Please, can someone help me? I have a Le Creuset cast iron pan with an enamel finish on the inside. I've had the pan for more than 10 years and use it a lot. I've just discovered a chip inside the pan at the bottom. It seems like the enamel has chipped off and the black cast iron is showing. I've always been very careful not to use metal utensils so I can't understand what has happened. Can I still use the pan as it is or is it bad healthwise? I really love this pan and I'm very upset about it.
I have a Le Creuset pan which I ruined trying to get clean (Warning, don't use dishwasher detergent to soak out stains!). I checked on the warranty and they will replace it for free if they decide the damage was their fault or replace it for 25% of the list price (in my case, I would owe about $50). The catch is that you have to ship it directly to them, which also costs quite a bit. I assume that you would need to send it to their factory in France, they have an American office that you ship to if you are in the States. I think my shipping is going to cost 20 or 30 dollars.
I went ahead and bought a enameled pan at Costco for only $50 bucks, as a replacement. I will probably send in my other one at some point but I know that I did the damage so...
If it only has the one chip in 10 years, it might be covered and you could get a new one (minus the shipping cost). Depending on where the chip is, you should be fine to use it. Over time, the cast iron part will season and be less of a concern. But it if it right on the bottom, or somewhere that will be a problem with normal stirring, I'd probably get it replaced. I don't think there is anyway to really repair it.
One concern is that it might just start chipping more at that spot, chips that probably will wind up in your food. This is probably why they say they aren't safe to use, just like you aren't supposed to use a chipped glass.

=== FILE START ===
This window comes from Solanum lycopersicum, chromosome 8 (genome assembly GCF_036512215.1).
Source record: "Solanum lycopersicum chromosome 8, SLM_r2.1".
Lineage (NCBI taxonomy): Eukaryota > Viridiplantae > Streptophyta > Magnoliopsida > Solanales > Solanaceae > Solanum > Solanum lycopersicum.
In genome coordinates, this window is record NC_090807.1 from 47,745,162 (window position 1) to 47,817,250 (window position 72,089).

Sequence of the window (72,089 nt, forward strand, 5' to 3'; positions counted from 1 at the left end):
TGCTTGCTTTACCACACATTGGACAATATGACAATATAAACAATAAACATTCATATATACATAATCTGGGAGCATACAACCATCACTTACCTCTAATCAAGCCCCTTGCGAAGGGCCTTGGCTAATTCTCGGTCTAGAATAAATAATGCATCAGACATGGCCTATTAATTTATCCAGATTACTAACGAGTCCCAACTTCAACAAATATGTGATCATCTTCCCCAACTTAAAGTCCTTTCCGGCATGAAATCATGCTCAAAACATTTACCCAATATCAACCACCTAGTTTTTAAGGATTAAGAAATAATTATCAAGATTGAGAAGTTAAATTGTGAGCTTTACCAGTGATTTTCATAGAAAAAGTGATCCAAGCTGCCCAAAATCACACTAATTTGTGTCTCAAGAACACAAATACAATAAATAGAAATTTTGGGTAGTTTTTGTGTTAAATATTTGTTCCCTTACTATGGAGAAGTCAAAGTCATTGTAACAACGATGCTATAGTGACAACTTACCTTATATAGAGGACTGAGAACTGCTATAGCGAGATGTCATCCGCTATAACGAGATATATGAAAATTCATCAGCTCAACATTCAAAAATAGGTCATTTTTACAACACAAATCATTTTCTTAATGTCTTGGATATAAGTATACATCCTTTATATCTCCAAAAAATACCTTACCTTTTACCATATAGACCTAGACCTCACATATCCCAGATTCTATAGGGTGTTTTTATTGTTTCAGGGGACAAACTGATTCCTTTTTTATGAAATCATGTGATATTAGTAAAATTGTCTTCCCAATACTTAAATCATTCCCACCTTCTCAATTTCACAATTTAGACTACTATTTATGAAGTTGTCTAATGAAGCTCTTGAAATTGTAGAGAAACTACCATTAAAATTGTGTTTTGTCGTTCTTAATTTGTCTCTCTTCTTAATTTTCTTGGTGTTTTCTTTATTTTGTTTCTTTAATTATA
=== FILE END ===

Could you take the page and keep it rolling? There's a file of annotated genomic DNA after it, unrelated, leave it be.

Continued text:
Good luck, let us know how it turns out.
Le Creuset has a lifetime warranty, so you can probably send to the company and get a new one. www.lecreueset.com.
EHOW has an article about repairing enamel chips, and claim that it's not safe to use the cookware when it's chipped. I don't know how reliable it is, but anyway, here's the link: http://www.ehow.com/how_6362078_do-enamel-chip-repair-cookware.html.
Good luck! :)
The base for the Le Creuset pan is cast iron. Cast iron has been used as a cooking surface for centuries. It it perfectly safe. However, it will have the tendency to rust if left wet. Rust is also safe (iron oxide has been used as a food coloring), but it will continue to damage the pan. So keep it dry after use while you look into the warranty.
Cett, to be on the safe side, because of the enamel and not because of the cast iron, I would just find another use for the pan and invest in a non-coated cast iron pan. There are oodles of experienced advice of how to care for a cast iron pan here in the ThriftyFun archives and all over the internet and I promise you'll have that new pan without worry for the rest of your life as long as it's cared for properly! It will be an excellent safe investment and work just as well, actually I feel better, than the enameled cast iron pan. :-)
How lucky you all are to have a good after sales service in the U.S.! I contacted the agents here in Malta to see if I can get a replacement, considering that the Le Crueset pans should have a lifetime guarantee, and they want the original receipt when I bought it! I've had the pan for 10 years so they have got to be kidding! If that's their attitude, then I will no longer buy Le Crueset products for sure.
Yes, LeCreuset pans are beautiful and very expensive. I used to sell them at my gourmet retail store where I sold cookware. It's a shame they won't stand by their "lifetime" guarantee. Now I notice where K-mart and Martha Stewart sells enamel cast iron at half the price and you can't tell the difference between the two. If I were to invest in a new enamel cast iron pan, I would buy one of those vs. the over priced LeCreuset. Also, I would think it is safe to cook in it because like one responder said, it's cast iron under the enamel.
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